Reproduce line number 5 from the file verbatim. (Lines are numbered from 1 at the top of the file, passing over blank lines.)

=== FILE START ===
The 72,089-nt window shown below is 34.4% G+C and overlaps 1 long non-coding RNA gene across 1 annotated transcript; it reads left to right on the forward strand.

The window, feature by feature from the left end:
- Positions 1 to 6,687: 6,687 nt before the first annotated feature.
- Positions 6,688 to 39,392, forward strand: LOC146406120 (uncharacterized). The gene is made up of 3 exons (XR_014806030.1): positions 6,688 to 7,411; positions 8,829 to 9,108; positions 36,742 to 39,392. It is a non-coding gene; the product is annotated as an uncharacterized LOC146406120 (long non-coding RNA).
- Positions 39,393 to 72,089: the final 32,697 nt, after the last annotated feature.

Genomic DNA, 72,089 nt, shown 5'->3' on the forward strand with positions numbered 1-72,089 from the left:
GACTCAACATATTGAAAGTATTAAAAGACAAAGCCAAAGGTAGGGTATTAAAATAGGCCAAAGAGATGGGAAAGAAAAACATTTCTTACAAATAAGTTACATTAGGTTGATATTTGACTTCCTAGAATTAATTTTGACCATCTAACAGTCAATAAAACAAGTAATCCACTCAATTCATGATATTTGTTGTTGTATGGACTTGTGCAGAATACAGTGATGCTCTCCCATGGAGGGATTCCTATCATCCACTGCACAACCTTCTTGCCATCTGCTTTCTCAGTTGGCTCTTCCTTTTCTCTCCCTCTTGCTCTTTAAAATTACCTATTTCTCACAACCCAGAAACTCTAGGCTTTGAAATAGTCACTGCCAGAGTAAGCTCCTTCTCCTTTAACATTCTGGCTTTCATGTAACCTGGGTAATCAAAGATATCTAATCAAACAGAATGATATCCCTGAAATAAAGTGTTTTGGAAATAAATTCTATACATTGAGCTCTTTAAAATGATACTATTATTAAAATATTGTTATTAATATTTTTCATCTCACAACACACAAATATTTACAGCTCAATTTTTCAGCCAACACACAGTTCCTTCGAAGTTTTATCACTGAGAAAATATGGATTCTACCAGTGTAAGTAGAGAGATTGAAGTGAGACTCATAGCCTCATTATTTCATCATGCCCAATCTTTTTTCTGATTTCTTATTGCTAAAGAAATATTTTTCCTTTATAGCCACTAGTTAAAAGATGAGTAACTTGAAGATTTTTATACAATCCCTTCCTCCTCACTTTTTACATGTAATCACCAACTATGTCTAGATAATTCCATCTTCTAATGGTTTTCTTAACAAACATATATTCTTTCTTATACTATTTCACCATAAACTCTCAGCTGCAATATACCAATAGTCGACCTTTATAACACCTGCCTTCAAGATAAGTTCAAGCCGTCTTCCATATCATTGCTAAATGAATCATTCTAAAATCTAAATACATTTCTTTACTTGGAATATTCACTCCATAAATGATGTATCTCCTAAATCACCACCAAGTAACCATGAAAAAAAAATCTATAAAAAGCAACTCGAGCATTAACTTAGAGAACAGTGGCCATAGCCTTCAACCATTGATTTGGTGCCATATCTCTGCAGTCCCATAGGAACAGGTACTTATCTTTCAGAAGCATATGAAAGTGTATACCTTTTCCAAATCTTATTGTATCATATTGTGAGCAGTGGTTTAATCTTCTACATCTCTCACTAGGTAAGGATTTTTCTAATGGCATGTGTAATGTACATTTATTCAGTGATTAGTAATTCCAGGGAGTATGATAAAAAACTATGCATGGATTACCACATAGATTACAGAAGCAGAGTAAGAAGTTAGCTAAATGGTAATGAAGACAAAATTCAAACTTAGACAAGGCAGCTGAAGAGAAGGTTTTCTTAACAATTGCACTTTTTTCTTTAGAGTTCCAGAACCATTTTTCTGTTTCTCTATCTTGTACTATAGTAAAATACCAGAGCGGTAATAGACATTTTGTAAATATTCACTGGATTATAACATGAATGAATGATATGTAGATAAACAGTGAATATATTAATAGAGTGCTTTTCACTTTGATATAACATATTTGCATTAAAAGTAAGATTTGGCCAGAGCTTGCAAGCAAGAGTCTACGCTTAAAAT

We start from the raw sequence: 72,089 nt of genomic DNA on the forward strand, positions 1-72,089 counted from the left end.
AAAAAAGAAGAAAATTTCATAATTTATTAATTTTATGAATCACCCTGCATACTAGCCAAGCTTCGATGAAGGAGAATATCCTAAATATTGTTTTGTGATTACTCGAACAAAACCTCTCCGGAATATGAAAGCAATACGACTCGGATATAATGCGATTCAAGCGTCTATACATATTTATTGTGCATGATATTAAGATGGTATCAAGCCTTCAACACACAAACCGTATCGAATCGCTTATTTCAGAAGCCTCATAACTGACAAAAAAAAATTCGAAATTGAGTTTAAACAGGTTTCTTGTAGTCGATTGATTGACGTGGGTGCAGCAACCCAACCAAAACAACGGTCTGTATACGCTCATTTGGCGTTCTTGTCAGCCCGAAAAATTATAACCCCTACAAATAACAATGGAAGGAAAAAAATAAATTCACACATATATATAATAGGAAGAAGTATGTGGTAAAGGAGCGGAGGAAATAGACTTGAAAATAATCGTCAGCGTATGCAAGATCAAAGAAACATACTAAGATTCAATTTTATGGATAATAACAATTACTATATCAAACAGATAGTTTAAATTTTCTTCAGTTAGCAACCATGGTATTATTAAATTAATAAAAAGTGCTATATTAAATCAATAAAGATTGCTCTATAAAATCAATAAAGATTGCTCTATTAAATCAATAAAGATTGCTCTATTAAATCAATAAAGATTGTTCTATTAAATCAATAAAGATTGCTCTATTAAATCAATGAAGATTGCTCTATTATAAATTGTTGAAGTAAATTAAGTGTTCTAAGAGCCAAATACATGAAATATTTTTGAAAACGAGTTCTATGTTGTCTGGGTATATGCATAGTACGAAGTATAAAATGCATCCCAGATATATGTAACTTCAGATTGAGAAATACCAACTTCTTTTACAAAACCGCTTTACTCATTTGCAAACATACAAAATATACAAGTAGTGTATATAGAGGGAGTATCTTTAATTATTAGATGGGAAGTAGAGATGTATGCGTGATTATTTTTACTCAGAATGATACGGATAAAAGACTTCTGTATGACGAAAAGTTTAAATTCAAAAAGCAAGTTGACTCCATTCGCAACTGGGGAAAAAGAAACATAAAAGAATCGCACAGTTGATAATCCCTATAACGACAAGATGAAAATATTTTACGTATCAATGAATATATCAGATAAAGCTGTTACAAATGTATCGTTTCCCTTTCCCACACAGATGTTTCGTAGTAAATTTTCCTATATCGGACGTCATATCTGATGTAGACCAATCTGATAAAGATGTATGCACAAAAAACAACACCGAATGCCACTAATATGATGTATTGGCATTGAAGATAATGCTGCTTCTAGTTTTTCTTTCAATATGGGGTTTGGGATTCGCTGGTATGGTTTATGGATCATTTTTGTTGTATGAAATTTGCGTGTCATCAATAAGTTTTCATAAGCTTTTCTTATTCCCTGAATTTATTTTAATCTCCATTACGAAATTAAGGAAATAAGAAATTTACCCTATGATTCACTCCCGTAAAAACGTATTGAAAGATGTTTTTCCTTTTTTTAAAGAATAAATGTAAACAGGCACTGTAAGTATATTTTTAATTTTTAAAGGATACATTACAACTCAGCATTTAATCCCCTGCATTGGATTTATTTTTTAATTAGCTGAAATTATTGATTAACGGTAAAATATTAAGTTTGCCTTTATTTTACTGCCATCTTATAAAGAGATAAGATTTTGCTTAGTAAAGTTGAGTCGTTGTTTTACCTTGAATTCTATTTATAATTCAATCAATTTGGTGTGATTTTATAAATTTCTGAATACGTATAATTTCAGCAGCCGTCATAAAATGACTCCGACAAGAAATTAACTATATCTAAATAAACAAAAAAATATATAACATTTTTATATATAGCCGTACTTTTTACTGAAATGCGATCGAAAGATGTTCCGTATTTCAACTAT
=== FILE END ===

- Positions 39,393 to 72,089: the final 32,697 nt, after the last annotated feature.